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By garakchy, 10 years ago,

rng_58's blog

# The hardest problem I've ever seen

By rng_58, 8 days ago, In English.

Hello. Today I want to tell you about the hardest problem I've ever seen.

I found the problem four years ago when I entered a university. The problem was used in Japanese Domestic Contest of ICPC. When I checked previous year's problemset before my first domestic contest, I found one problem that looked very scary: statement.

I doubted my eyes. What does it say? Tighten Up??? Does it really ask us to tighten up a string on a computer??? Can you come up with a solution that works in finite time? The problem looks extremely scary even if we ignore the time limit. This problem was used in a 3-hour contest. You don't have time to go to "Tokyu Hands" (a famous Japanese shop that sells various kind of things) and buy strings and pins to simulate it manually! (I've heard a horrible rumor that someone solved this problem by actually simulating the process by a program...)

By the way, yesterday I participated in a Russian contest called Open Cup with wrong and EnumerativeCombinatorics. It was an interesting experience — we participated in the contest from Makuhari Parking Area (a small shopping mall attached next to a highway). The food court was a good place to participate in the contest. You can check the statement here and the standings here.

Please check problem B. In short, this problem is equivalent to "You are given a string (unlike Japanese problem, this time this is a closed polyline) and pins. Check whether you can shrink the polyline into a very small circle that doesn't contain pins." If you want to try these problems by yourself, please stop reading this post. I'll describe solutions of these problems.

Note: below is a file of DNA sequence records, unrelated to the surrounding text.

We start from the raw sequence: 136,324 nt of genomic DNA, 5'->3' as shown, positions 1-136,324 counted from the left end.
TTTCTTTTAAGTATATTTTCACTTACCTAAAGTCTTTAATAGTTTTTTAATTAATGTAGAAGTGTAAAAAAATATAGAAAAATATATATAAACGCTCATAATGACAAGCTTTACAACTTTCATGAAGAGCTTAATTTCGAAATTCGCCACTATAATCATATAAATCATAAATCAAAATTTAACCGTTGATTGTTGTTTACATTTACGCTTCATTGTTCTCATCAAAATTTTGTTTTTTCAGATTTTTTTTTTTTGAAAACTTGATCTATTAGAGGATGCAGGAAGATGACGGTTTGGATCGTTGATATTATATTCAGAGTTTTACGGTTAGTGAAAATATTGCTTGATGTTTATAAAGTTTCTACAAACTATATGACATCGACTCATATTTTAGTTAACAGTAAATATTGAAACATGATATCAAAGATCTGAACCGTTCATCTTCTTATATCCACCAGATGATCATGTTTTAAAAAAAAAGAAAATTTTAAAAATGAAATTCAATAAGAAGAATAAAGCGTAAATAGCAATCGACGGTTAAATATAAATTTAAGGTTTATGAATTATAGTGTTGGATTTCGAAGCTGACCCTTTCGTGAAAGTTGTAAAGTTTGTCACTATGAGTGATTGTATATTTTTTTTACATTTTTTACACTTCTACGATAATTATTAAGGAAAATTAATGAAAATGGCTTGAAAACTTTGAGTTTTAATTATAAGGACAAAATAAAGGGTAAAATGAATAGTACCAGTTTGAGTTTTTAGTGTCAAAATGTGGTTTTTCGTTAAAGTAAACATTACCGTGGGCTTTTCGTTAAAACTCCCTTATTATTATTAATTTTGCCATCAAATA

First let's try to solve the Open Cup's problem. At first we thought the problem was easy (but our initial attempt turned out to be wrong). The solution is "Yes" if and only if the closed polyline contains at least one of the pins. (Here "contain" means — You can compute the angle of rotation around each pin. This is always a multiple of 2 * PI. If this value is 0, the polyline doesn't contain the pin, otherwise the polyline contains the pin.) Can you find counter examples to this solution? We constructed a counter example by using PET bottles and a rope.

The correct solution looks as follows: Assume that no two points share the same x-coordinates (Otherwise you can rotate the entire shape). Let N be the number of pins. Let's draw N vertical lines that pass through one of pins. You can find 2N half-lines in total ("upper" part and "lower" part for each line). The polyline crosses these half-lines in some order. The picture on the top shows the initial configuration. The polyline crosses half-lines in the order . After "shrinking", the polyline will look like the picture on the bottom, and the sequence of crossings will become .

By "shrinking" the rope, we can erase two adjacent equal numbers. This process can be easily simulated by a stack. The answer is "Yes" if the stack becomes empty.

This is a big hint for "the hardest problem". When we fix the positions of the pins, two positions of strings are topologically equivalent if and only if the crossing sequences are same (after removing two consecutive equal numbers repeatedly). For example, let's solve the case on the picture on the top. The crossing sequence is . After removing equal numbers, the sequence becomes . Now we want to find the shortest possible length of the string that has this crossing sequence (picture on the bottom). This is a straightforward DP problem (The complexity is O(n2m2), but turned out to be fast enough). Finally we solved "the hardest problem" without being crazy.

I uploaded my solution of this problem to ideone. See you!

note: the above blog is originally shared by rng_58 and cached.

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